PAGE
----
After five months of anxious waiting on Wall Street, Lockheed Martin Corp. hired a top General Motors Corp. executive yesterday to preside over the $25 billion defense contractor's day-to-day operations.
Louis R. Hughes, an executive vice president at GM and former president of its $36 billion international operations, will take over as Lockheed Martin's president and chief operating officer April 27. He replaces Peter B. Teets, who resigned in October.
As president of Bethesda-based Lockheed Martin, Hughes, 51, will fill a seat that has long been considered a grooming area for the ultimate replacement of the company's Chairman and Chief Executive Officer, Vance D. Coffman.
Lockheed Martin officials were quick yesterday to dampen any suggestion that Hughes is expected to climb higher. "That did not come up in discussions -- he was hired as COO, and nothing else is planned," said spokesman James Fetig.
But while speculation about Coffman's ouster has waned as the company's operational performance has improved over the past several months, Lockheed Martin faces a year of flat earnings. And when Teets resigned last year, accepting blame for a surprisingly bleak financial outlook, industry watchers suspected widely that the company would use Coffman's job as a lure for finding Teets' replacement.
"Certainly that's got to be the question on the mind of anyone who's going to accept that job -- whether they're next in line for CEO," said Sam Pearlstein, an analyst for First Union Securities in New York.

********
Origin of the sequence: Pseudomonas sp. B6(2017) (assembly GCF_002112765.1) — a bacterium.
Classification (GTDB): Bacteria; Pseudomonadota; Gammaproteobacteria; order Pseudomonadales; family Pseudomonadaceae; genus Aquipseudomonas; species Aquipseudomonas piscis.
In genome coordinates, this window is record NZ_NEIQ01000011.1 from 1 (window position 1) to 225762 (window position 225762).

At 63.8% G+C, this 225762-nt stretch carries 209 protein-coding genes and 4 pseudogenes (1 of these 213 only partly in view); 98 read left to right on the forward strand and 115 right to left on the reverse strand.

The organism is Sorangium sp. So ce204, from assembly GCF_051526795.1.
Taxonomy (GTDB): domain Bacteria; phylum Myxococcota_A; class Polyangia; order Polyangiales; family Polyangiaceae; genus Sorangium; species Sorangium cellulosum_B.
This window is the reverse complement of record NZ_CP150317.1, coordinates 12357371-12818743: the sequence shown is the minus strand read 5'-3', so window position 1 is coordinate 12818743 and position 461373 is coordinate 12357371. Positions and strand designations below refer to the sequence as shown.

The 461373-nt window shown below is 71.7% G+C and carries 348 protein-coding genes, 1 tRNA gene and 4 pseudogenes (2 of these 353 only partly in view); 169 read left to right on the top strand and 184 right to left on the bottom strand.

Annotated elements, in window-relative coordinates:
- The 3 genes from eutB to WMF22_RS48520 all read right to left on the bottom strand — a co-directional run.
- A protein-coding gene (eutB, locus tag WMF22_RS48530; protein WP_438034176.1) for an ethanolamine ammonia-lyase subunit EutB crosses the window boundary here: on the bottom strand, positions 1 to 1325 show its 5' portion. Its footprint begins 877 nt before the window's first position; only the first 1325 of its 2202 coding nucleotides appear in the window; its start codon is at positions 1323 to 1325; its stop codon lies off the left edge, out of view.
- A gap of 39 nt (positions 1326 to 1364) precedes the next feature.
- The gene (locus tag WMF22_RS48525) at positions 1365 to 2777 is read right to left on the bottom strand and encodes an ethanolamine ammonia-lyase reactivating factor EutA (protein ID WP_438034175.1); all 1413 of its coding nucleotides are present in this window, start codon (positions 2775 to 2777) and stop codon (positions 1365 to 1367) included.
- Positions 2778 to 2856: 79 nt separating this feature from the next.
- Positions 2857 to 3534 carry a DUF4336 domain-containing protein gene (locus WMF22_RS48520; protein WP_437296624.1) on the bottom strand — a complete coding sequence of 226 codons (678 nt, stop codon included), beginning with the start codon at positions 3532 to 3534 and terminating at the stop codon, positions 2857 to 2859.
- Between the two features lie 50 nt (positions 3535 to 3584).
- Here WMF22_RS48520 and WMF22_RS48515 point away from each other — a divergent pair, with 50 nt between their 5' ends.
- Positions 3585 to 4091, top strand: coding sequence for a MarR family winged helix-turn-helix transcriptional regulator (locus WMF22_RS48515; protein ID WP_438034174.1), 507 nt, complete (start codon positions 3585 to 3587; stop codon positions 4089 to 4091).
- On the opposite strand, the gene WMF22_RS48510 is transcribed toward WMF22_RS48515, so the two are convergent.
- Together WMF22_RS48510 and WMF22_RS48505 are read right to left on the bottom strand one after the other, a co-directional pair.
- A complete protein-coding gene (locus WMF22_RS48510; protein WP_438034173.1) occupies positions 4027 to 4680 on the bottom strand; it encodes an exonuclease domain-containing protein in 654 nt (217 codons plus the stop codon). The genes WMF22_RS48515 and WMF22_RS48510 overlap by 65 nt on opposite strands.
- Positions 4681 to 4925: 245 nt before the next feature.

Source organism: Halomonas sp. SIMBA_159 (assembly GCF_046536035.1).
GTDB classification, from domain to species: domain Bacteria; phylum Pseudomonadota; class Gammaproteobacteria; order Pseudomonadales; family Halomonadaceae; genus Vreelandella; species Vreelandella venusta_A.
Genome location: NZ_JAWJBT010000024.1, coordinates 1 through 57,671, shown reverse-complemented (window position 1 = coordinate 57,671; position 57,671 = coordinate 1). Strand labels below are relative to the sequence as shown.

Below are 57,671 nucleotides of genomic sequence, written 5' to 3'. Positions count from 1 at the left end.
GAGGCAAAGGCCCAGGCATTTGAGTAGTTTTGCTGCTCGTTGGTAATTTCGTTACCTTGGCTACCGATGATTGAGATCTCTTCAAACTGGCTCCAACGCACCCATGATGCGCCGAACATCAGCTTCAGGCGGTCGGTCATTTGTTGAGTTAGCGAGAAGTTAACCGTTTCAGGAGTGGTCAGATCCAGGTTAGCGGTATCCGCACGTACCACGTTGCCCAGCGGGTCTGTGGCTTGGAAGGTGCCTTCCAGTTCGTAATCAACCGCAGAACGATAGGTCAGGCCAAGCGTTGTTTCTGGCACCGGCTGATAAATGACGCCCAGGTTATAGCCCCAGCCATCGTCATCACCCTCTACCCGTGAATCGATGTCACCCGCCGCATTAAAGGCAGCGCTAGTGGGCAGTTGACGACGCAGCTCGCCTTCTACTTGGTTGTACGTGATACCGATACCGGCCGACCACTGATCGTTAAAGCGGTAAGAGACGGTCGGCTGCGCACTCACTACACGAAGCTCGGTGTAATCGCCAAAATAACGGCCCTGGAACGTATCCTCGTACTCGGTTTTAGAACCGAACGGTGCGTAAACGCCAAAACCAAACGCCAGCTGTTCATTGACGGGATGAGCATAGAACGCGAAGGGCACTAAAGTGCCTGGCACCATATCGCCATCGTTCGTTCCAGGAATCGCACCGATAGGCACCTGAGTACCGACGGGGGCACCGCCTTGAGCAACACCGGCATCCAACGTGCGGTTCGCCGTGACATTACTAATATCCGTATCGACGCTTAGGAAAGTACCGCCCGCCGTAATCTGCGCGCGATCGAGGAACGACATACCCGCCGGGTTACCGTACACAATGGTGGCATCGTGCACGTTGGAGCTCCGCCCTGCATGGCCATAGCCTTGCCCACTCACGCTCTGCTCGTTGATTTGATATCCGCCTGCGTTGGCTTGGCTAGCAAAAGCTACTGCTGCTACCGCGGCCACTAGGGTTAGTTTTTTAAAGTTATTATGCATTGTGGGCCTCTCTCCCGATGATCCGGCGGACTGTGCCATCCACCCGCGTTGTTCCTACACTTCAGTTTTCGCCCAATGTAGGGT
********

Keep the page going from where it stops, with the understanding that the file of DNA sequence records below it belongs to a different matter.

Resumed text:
He added: "I don't know the answer to that question."
At GM, Hughes was head of international operations for the largest corporation in the United States. He held the position through most of the 1990s, negotiating joint ventures with Toyota and Suzuki and guiding expansion into Eastern Europe, a spokesman for the auto manufacturer said.
Hughes' job was eliminated in 1998, when GM merged its international operations with its North American operations, but he remained as executive vice president and head of new-business strategies. Most recently, he has overseen the company's bid to buy the South Korean automaker Daewoo Motors Inc.
"Lou Hughes has been one of our most capable executives," GM Chairman John F. Smith Jr. said in a statement released yesterday. "His accomplishments have been strategically vital."
At Lockheed Martin, Hughes will report directly to Coffman and will oversee the company's core business areas -- aeronautics, space systems, systems integration and technology services -- and its telecommunications subsidiary.
The heads of those divisions, along with company Chief Financial Officer Robert Stevens, will report to the Office of the Chief Executive, which will include Coffman and Hughes.
After a year of failed rocket launches, delayed aircraft deliveries and disappointing financial performance, Lockheed Martin recently trimmed 4,500 workers from its payroll and consolidated its aircraft and satellite businesses to cut costs. And while executives predict stagnant earnings growth this year, analysts say some of the company's fortunes might have begun to turn.
It recently announced the sale of $8.5 billion worth of F-16 fighter jets to Greece and the United Arab Emirates, and a favorable nod from Congress this year should allow Lockheed to purchase a majority stake in the Comsat satellite network.
"Lockheed Martin is a world-class organization and a national asset," Hughes said.